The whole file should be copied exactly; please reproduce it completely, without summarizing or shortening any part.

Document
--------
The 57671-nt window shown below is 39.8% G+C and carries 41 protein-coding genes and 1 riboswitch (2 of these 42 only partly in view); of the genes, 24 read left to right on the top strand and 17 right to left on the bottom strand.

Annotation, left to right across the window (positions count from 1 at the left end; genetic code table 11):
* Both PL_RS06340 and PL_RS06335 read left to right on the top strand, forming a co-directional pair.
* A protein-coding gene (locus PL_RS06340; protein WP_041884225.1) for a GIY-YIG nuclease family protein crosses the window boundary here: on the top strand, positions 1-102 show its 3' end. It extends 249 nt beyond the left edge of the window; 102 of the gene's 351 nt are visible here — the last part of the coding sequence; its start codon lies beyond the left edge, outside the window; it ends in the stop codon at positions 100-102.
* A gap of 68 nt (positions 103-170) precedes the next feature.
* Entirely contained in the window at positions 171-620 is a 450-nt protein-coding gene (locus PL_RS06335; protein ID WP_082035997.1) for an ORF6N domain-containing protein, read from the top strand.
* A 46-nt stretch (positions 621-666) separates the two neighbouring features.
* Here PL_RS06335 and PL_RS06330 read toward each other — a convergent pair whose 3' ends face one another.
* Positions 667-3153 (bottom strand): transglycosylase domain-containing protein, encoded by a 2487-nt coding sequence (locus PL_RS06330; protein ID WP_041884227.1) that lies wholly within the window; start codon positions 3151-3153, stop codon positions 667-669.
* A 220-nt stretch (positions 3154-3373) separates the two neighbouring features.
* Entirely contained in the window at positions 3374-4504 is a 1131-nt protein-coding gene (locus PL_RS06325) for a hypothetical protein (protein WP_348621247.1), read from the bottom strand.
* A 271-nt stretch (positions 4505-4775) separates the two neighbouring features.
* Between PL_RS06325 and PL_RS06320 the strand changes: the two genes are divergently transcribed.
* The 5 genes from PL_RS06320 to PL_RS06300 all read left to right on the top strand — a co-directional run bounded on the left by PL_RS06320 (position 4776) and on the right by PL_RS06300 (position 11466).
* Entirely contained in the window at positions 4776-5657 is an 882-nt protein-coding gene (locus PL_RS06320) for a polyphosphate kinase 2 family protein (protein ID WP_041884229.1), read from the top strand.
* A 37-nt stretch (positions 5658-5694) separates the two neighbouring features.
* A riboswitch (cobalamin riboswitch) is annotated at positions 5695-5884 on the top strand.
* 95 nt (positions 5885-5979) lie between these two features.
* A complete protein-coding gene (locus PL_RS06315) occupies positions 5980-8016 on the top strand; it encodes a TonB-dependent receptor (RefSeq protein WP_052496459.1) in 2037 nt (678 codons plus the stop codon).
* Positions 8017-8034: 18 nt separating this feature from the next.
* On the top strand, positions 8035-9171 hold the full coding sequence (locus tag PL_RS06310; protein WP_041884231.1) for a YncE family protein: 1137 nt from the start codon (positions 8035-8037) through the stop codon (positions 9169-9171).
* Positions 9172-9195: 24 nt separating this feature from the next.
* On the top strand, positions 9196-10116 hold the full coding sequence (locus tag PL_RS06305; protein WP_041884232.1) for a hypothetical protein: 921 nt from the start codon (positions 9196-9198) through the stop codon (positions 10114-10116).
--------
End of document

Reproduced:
The 57671-nt window shown below is 39.8% G+C and carries 41 protein-coding genes and 1 riboswitch (2 of these 42 only partly in view); of the genes, 24 read left to right on the top strand and 17 right to left on the bottom strand.

Annotation, left to right across the window (positions count from 1 at the left end; genetic code table 11):
* Both PL_RS06340 and PL_RS06335 read left to right on the top strand, forming a co-directional pair.
* A protein-coding gene (locus PL_RS06340; protein WP_041884225.1) for a GIY-YIG nuclease family protein crosses the window boundary here: on the top strand, positions 1-102 show its 3' end. It extends 249 nt beyond the left edge of the window; 102 of the gene's 351 nt are visible here — the last part of the coding sequence; its start codon lies beyond the left edge, outside the window; it ends in the stop codon at positions 100-102.
* A gap of 68 nt (positions 103-170) precedes the next feature.
* Entirely contained in the window at positions 171-620 is a 450-nt protein-coding gene (locus PL_RS06335; protein ID WP_082035997.1) for an ORF6N domain-containing protein, read from the top strand.
* A 46-nt stretch (positions 621-666) separates the two neighbouring features.
* Here PL_RS06335 and PL_RS06330 read toward each other — a convergent pair whose 3' ends face one another.
* Positions 667-3153 (bottom strand): transglycosylase domain-containing protein, encoded by a 2487-nt coding sequence (locus PL_RS06330; protein ID WP_041884227.1) that lies wholly within the window; start codon positions 3151-3153, stop codon positions 667-669.
* A 220-nt stretch (positions 3154-3373) separates the two neighbouring features.
* Entirely contained in the window at positions 3374-4504 is a 1131-nt protein-coding gene (locus PL_RS06325) for a hypothetical protein (protein WP_348621247.1), read from the bottom strand.
* A 271-nt stretch (positions 4505-4775) separates the two neighbouring features.
* Between PL_RS06325 and PL_RS06320 the strand changes: the two genes are divergently transcribed.
* The 5 genes from PL_RS06320 to PL_RS06300 all read left to right on the top strand — a co-directional run bounded on the left by PL_RS06320 (position 4776) and on the right by PL_RS06300 (position 11466).
* Entirely contained in the window at positions 4776-5657 is an 882-nt protein-coding gene (locus PL_RS06320) for a polyphosphate kinase 2 family protein (protein ID WP_041884229.1), read from the top strand.
* A 37-nt stretch (positions 5658-5694) separates the two neighbouring features.
* A riboswitch (cobalamin riboswitch) is annotated at positions 5695-5884 on the top strand.
* 95 nt (positions 5885-5979) lie between these two features.
* A complete protein-coding gene (locus PL_RS06315) occupies positions 5980-8016 on the top strand; it encodes a TonB-dependent receptor (RefSeq protein WP_052496459.1) in 2037 nt (678 codons plus the stop codon).
* Positions 8017-8034: 18 nt separating this feature from the next.
* On the top strand, positions 8035-9171 hold the full coding sequence (locus tag PL_RS06310; protein WP_041884231.1) for a YncE family protein: 1137 nt from the start codon (positions 8035-8037) through the stop codon (positions 9169-9171).
* Positions 9172-9195: 24 nt separating this feature from the next.
* On the top strand, positions 9196-10116 hold the full coding sequence (locus tag PL_RS06305; protein WP_041884232.1) for a hypothetical protein: 921 nt from the start codon (positions 9196-9198) through the stop codon (positions 10114-10116).